Shared Genetic Factors Involved in Celiac Disease, Type 2 Diabetes and Anorexia Nervosa Suggest Common Molecular Pathways for Chronic Diseases
Artikel i vetenskaplig tidskrift, 2016

Background and Objectives Genome-wide association studies (GWAS) have identified several genetic regions involved in immune-regulatory mechanisms to be associated with celiac disease. Previous GWAS also revealed an over-representation of genes involved in type 2 diabetes and anorexia nervosa associated with celiac disease, suggesting involvement of common metabolic pathways for development of these chronic diseases. The aim of this study was to extend these previous analyses to study the gene expression in the gut from children with active celiac disease. Thirty six target genes involved in type 2 diabetes and four genes associated with anorexia nervosa were investigated for gene expression in small intestinal biopsies from 144 children with celiac disease at median (range) age of 7.4 years (1.6-17.8) and from 154 disease controls at a median (range) age 11.4. years (1.4-18.3). A total of eleven of genes were differently expressed in celiac patients compared with disease controls of which CD36, CD38, FOXP1, SELL, PPARA, PPARG, AGT previously associated with type 2 diabetes and AKAP6, NTNG1 with anorexia nervosa remained significant after correction for multiple testing. Shared genetic factors involved in celiac disease, type 2 diabetes and anorexia nervosa suggest common underlying molecular pathways for these diseases.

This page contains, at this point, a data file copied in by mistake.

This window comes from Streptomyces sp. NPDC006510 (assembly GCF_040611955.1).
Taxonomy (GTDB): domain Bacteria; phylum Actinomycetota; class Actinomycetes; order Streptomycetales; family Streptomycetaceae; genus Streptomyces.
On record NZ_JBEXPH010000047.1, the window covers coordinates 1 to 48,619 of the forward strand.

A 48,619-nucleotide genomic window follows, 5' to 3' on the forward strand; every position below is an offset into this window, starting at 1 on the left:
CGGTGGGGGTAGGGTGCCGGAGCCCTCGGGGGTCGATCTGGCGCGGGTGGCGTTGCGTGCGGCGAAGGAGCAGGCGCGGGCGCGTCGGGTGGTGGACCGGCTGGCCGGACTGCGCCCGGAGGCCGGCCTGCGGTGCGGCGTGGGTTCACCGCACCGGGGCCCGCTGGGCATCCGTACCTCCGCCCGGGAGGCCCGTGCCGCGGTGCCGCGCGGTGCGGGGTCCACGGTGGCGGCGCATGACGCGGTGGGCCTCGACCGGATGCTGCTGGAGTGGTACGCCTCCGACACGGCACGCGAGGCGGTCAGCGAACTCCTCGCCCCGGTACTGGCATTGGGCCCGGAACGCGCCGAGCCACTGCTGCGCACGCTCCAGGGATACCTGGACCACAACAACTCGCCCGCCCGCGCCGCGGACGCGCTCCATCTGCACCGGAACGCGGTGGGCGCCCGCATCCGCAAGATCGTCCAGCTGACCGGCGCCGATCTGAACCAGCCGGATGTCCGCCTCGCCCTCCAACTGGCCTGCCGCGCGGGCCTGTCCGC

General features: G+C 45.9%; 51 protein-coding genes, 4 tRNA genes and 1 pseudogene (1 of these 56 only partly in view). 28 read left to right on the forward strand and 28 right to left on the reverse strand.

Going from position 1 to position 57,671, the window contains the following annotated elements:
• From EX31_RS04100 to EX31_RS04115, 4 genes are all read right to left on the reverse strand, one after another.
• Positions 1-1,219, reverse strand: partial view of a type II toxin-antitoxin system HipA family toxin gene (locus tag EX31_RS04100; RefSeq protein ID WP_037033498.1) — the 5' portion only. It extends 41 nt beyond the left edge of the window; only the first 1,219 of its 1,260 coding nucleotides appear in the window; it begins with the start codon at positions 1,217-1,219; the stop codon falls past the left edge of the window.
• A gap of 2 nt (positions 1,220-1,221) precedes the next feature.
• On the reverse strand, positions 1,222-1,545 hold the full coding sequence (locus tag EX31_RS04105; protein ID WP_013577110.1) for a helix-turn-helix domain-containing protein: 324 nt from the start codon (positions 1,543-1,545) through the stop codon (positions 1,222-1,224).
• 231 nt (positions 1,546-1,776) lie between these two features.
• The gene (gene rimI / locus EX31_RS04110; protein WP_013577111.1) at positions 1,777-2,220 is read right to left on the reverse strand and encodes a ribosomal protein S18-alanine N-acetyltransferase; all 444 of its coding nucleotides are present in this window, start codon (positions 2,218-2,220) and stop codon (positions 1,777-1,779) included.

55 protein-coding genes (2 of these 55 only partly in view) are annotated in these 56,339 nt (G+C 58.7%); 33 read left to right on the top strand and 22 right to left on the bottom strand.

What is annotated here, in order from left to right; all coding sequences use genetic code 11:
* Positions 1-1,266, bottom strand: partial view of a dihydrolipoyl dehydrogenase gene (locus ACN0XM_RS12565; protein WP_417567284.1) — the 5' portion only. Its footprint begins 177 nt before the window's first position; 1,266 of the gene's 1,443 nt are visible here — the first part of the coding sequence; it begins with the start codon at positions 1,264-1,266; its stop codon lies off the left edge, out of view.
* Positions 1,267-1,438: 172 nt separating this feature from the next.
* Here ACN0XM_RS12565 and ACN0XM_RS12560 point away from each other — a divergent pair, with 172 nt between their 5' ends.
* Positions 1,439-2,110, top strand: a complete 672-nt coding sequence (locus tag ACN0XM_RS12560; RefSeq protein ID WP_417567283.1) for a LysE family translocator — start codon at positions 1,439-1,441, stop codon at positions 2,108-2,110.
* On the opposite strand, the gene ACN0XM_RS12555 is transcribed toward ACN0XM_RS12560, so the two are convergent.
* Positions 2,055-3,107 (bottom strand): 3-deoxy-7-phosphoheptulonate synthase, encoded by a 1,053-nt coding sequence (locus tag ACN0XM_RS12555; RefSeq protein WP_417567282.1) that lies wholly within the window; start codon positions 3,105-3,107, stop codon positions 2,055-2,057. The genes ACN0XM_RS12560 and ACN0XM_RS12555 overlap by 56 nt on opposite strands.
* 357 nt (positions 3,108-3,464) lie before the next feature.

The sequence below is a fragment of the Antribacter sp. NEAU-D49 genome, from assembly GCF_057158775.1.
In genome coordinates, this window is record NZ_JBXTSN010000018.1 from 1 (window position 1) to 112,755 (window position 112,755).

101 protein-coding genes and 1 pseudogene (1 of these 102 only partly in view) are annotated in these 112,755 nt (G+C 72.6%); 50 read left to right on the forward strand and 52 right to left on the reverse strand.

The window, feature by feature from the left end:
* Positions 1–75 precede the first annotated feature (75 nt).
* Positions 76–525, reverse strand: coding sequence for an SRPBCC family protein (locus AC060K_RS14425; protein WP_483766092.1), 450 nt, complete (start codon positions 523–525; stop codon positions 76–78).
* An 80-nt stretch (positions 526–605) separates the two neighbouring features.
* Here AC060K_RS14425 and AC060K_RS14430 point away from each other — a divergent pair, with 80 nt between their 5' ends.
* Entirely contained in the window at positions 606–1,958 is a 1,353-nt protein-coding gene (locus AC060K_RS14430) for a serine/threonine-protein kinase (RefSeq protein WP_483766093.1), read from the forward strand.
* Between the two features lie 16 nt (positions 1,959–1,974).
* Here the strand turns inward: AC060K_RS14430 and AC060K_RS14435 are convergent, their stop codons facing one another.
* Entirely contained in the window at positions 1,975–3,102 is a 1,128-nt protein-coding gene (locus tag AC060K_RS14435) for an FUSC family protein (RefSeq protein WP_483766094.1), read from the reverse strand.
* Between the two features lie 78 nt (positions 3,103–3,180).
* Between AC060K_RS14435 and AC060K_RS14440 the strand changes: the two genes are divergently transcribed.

RNA extraction

Gene expressio

Type 2 diabetes

Gastrointestinal tract

Genome-wide association studies

Anorexia nervosa

Genetics of disease

Celiac disease


Johanna Mostowy

Göteborgs universitet

Caroline Montén

Lunds universitet

Audur Gudjonsdottir

Göteborgs universitet

Henrik Arnell

Karolinska Institutet

Karolinska universitetssjukhuset

Lars Browaldh


Staffan Nilsson

Göteborgs universitet

Chalmers, Matematiska vetenskaper, Matematisk statistik

Daniel Agardh

Lunds universitet

Åsa Torinsson Naluai

Göteborgs universitet


1932-6203 (ISSN)

Vol. 11 8 e0159593


Klinisk medicin





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